Cornish Hedges

Davidstow hedge by Bob Wyatt

Cornish hedges, in their many guises, have been an intrinsic part of Cornwall’s landscape for thousands of years, and shaped the way wildlife has adapted and lived alongside us.

Understanding the extent of the hedge network in Cornwall is vital to ensure their protection and sustainable management for years to come. With an estimated 30,000 miles of hedges in Cornwall creating a map of the entire network at county scale is a huge undertaking. Using advances in technology and satellite imagery, ERCCIS has identified hedge features across the Cornish landscape and mapped them.

The Cornish Hedge holds a wealth of importance in its construction and building it is still regarded a hugely valuable skill today. Built wide at the base, often with a verge or a ditch and narrow at the top and always with local materials, the Cornish hedge generally has a compacted soil middle with either stone or turf face with a grassy top that supports a shrubby hedgerow on top and often trees including oak, ash, sycamore or elm.

First created to enclose and protect farmsteads since our county was first settled, they still very much fulfil their original purposes of marking boundaries between landowners, being a valuable source of sustainable timber and firewood, enclosing grazing animals, providing shelter from the wind, rain, sun and all the worst of the south-wests variable weather. Less obviously, but as importantly, they intercept heavy downpours to help prevent flooding and soil erosion and they capture and filter fertilisers and pollutants and host pollinators vital to food production.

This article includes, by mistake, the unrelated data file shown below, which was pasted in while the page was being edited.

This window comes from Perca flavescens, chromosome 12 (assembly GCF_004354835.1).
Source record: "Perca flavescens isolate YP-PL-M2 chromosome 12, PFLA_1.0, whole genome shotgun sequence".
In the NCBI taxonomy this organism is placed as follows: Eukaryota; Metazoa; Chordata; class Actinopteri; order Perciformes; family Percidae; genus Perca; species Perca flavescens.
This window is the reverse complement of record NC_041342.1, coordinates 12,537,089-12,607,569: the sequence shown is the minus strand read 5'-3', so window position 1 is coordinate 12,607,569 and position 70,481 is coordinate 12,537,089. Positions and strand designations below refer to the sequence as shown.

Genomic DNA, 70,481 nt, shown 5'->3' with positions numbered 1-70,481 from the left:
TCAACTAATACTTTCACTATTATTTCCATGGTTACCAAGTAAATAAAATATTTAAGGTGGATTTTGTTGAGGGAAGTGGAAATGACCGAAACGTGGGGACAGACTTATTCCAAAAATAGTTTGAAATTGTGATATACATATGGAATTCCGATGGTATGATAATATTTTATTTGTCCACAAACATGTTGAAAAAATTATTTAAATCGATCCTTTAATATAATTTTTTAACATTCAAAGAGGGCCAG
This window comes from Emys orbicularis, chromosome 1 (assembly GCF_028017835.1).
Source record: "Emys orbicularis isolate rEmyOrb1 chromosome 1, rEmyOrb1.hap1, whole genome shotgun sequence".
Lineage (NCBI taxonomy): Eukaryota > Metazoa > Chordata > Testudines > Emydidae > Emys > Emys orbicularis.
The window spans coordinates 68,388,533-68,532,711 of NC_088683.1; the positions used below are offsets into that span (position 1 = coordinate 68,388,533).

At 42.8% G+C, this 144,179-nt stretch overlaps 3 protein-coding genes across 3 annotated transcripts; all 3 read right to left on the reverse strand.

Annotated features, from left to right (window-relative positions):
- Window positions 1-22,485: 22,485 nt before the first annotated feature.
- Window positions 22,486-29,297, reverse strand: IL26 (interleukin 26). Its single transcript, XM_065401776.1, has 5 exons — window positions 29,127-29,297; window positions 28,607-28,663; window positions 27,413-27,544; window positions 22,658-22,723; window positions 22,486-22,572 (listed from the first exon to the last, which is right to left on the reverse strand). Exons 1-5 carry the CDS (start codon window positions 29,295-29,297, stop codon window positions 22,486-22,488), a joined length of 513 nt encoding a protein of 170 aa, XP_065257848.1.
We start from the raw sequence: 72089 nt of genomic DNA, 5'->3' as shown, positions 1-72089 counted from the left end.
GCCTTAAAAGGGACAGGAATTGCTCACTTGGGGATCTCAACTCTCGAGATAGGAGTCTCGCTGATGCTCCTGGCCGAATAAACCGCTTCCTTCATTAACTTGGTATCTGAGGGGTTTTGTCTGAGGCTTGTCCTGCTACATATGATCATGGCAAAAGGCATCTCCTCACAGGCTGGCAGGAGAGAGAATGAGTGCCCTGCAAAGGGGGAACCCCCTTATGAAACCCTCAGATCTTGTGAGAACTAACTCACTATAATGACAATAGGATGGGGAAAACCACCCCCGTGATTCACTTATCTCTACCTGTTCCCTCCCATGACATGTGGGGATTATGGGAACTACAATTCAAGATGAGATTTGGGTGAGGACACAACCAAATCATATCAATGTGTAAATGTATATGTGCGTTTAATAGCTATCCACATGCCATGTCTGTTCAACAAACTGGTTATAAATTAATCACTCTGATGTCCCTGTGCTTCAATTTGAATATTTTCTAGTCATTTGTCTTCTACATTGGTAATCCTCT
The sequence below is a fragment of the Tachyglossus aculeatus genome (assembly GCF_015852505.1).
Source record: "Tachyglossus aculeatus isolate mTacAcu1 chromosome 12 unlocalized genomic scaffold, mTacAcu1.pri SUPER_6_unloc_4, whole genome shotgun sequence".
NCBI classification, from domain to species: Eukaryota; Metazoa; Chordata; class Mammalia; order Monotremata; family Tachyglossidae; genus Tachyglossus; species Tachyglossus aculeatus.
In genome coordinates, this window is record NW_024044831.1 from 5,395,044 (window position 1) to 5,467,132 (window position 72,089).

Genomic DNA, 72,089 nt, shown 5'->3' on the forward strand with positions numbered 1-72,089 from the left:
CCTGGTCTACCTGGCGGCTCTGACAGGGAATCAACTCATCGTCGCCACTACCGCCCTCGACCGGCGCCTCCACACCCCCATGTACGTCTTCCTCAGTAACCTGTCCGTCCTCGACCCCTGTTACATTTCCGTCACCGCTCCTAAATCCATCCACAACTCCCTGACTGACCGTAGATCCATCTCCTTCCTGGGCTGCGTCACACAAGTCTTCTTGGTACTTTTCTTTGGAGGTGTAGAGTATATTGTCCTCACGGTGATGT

But hedges are important habitats in their own right supporting up to six hundred native species of plants and shrubs which in turn support a varied population of insects, mammals, and birds.

They link a network of habitats enabling otherwise isolated species to move freely among them. With ancient woodland habitats in decline, hedges provide sanctuary and act as wildlife corridors to areas that were once interlinked.

Understanding the extent of the hedge network in Cornwall is vital to ensure their protection and sustainable management for years to come. With an estimated 30,000 miles of hedges in Cornwall creating a map of the entire network at county scale is a huge undertaking. Using advances in technology and satellite imagery, with a staff of two and twenty volunteers ERCCIS has identified hedge features across the Cornish landscape and mapped them in a project that took 20 months to complete.

The map will provide a wealth of information for research, conservation and sustainable management of our wildlife and habitats. It will give us an understanding about how different species use habitats and interact with the wider landscape. We can investigate how connected and interconnected these areas are in the hope that future management plans will help protect isolated populations. The map therefore will be of great value to landowners, researchers and professionals.

Our Cornish hedges are the veins of Cornwall and we want to do all we can to keep the heart beating and healthy.
 

Further information here